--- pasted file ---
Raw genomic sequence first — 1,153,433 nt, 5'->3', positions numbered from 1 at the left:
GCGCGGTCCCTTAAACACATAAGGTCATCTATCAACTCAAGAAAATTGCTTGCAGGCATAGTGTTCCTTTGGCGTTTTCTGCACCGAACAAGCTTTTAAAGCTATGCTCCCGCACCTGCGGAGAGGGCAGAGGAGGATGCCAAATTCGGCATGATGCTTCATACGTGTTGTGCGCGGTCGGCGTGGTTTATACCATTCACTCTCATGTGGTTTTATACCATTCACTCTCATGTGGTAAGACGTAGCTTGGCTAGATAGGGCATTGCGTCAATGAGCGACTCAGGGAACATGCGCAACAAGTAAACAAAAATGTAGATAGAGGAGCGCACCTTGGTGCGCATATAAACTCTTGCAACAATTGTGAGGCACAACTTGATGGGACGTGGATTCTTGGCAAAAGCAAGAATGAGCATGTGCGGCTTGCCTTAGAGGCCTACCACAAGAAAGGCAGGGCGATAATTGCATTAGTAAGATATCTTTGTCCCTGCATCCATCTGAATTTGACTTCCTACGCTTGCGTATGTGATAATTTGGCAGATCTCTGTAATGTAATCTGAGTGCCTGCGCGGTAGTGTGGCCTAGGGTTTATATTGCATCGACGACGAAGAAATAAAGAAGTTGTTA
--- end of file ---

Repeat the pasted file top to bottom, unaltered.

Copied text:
Raw genomic sequence first — 1,153,433 nt, 5'->3', positions numbered from 1 at the left:
GCGCGGTCCCTTAAACACATAAGGTCATCTATCAACTCAAGAAAATTGCTTGCAGGCATAGTGTTCCTTTGGCGTTTTCTGCACCGAACAAGCTTTTAAAGCTATGCTCCCGCACCTGCGGAGAGGGCAGAGGAGGATGCCAAATTCGGCATGATGCTTCATACGTGTTGTGCGCGGTCGGCGTGGTTTATACCATTCACTCTCATGTGGTTTTATACCATTCACTCTCATGTGGTAAGACGTAGCTTGGCTAGATAGGGCATTGCGTCAATGAGCGACTCAGGGAACATGCGCAACAAGTAAACAAAAATGTAGATAGAGGAGCGCACCTTGGTGCGCATATAAACTCTTGCAACAATTGTGAGGCACAACTTGATGGGACGTGGATTCTTGGCAAAAGCAAGAATGAGCATGTGCGGCTTGCCTTAGAGGCCTACCACAAGAAAGGCAGGGCGATAATTGCATTAGTAAGATATCTTTGTCCCTGCATCCATCTGAATTTGACTTCCTACGCTTGCGTATGTGATAATTTGGCAGATCTCTGTAATGTAATCTGAGTGCCTGCGCGGTAGTGTGGCCTAGGGTTTATATTGCATCGACGACGAAGAAATAAAGAAGTTGTTA